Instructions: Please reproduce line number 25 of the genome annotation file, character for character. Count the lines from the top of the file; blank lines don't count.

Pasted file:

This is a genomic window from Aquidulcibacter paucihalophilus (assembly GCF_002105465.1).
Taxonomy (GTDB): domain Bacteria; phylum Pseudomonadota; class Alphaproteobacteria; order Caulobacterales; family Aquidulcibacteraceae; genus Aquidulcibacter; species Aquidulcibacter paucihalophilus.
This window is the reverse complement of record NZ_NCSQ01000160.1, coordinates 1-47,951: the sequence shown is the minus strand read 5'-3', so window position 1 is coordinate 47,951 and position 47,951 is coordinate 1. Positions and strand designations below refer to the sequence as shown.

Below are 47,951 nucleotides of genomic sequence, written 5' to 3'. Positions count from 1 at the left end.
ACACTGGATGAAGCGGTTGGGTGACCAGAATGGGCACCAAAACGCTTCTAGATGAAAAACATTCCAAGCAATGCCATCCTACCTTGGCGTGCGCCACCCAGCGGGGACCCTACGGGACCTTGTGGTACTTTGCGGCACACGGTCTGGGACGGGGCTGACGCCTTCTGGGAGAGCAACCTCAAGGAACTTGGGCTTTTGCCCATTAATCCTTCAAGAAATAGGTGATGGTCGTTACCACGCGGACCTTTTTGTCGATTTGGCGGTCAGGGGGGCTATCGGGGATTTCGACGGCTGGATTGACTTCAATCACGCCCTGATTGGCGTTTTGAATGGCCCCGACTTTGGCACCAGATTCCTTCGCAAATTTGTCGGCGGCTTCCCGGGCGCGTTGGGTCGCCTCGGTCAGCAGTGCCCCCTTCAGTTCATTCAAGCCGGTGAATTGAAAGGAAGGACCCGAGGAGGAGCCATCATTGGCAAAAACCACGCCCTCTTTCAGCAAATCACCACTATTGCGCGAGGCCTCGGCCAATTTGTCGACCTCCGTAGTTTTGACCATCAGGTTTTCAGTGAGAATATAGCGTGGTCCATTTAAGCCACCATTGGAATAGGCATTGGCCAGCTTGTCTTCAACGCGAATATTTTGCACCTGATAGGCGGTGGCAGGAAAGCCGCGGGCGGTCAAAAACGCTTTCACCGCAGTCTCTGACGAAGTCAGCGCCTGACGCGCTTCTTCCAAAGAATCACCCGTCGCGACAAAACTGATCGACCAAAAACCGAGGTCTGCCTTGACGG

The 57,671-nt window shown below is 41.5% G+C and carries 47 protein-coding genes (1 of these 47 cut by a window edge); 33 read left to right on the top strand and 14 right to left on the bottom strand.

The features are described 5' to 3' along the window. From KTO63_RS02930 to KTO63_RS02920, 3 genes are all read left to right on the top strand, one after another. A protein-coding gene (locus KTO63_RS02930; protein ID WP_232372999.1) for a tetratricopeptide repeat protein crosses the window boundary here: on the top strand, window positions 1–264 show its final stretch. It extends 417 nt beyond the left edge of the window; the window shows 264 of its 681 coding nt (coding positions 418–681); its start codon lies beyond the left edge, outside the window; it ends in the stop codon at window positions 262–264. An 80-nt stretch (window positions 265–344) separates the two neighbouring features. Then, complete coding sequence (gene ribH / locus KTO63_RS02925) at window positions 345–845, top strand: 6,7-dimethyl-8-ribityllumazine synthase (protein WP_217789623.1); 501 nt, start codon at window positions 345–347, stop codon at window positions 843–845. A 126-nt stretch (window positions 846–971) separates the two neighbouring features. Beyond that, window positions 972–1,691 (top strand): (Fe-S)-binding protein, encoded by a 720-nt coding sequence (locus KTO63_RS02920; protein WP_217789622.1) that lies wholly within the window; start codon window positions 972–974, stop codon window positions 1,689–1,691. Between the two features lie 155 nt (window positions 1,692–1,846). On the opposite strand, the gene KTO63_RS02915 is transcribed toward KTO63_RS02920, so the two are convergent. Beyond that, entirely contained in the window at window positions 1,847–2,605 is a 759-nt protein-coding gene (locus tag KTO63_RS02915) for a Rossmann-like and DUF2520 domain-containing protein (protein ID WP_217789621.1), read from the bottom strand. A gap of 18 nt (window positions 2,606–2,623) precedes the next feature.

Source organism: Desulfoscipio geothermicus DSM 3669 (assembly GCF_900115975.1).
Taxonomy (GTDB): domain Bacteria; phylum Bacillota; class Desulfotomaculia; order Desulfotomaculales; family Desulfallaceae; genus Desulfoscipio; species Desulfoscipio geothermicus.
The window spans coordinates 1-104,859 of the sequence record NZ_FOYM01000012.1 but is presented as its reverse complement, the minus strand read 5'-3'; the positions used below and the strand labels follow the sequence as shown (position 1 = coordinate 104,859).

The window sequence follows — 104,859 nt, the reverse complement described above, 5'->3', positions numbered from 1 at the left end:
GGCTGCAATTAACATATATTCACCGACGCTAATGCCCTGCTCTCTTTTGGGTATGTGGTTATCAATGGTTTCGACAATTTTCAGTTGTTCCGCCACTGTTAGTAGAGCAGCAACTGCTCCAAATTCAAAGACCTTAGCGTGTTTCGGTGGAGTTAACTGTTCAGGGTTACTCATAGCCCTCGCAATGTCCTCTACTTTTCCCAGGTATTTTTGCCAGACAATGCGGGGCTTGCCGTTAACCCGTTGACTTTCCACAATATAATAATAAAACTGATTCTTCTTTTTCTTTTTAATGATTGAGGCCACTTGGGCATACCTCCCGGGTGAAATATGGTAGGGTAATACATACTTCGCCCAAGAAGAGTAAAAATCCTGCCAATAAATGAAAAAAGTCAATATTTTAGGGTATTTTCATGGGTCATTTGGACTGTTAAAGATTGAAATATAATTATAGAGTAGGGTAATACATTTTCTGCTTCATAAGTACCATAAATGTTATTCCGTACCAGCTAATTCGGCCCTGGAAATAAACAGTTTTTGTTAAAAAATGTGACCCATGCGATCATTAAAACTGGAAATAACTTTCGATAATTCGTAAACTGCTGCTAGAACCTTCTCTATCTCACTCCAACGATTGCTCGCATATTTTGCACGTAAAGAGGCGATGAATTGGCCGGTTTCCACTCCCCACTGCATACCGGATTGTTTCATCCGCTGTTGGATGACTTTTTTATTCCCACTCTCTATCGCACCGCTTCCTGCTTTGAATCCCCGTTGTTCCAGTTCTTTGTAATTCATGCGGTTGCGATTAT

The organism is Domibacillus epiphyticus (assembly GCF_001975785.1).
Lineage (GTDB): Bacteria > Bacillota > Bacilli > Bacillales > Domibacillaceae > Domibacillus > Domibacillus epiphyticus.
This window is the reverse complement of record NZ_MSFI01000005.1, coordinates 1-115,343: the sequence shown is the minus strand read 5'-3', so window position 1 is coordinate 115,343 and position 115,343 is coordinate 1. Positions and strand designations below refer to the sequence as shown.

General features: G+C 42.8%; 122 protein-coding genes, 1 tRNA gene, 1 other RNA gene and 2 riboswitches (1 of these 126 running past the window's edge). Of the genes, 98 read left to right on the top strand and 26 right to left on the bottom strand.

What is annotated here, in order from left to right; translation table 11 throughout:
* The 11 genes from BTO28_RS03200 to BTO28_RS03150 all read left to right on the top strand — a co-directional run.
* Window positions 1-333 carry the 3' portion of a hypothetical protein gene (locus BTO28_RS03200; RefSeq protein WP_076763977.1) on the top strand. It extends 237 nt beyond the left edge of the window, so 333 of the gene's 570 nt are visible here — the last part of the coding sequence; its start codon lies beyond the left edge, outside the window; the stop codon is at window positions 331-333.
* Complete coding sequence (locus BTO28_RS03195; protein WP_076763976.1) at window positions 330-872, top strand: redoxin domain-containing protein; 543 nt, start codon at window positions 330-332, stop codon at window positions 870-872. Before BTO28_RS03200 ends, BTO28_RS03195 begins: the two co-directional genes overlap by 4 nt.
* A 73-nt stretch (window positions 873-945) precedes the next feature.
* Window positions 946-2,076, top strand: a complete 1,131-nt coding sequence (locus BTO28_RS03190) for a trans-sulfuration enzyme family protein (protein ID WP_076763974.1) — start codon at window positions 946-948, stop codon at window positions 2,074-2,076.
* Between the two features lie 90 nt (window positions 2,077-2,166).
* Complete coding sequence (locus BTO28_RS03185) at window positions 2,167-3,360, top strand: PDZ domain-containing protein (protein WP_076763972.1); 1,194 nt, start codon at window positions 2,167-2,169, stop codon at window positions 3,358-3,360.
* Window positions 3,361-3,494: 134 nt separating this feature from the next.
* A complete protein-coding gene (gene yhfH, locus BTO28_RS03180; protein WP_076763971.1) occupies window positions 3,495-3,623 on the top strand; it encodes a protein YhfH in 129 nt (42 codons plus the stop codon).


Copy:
* Window positions 3,361-3,494: 134 nt separating this feature from the next.